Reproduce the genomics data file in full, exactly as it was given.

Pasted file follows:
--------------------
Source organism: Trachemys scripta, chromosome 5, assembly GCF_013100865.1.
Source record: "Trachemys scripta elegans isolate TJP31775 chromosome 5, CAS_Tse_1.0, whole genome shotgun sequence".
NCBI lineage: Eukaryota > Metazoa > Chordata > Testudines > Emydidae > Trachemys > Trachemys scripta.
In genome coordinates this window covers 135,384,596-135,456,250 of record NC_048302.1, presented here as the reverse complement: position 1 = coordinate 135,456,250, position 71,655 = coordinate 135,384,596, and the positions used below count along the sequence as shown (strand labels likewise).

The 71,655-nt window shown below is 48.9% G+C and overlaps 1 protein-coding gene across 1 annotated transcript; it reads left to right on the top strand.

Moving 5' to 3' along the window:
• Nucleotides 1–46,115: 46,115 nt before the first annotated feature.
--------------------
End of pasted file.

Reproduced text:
Source organism: Trachemys scripta, chromosome 5, assembly GCF_013100865.1.
Source record: "Trachemys scripta elegans isolate TJP31775 chromosome 5, CAS_Tse_1.0, whole genome shotgun sequence".
NCBI lineage: Eukaryota > Metazoa > Chordata > Testudines > Emydidae > Trachemys > Trachemys scripta.
In genome coordinates this window covers 135,384,596-135,456,250 of record NC_048302.1, presented here as the reverse complement: position 1 = coordinate 135,456,250, position 71,655 = coordinate 135,384,596, and the positions used below count along the sequence as shown (strand labels likewise).

The 71,655-nt window shown below is 48.9% G+C and overlaps 1 protein-coding gene across 1 annotated transcript; it reads left to right on the top strand.

Moving 5' to 3' along the window:
• Nucleotides 1–46,115: 46,115 nt before the first annotated feature.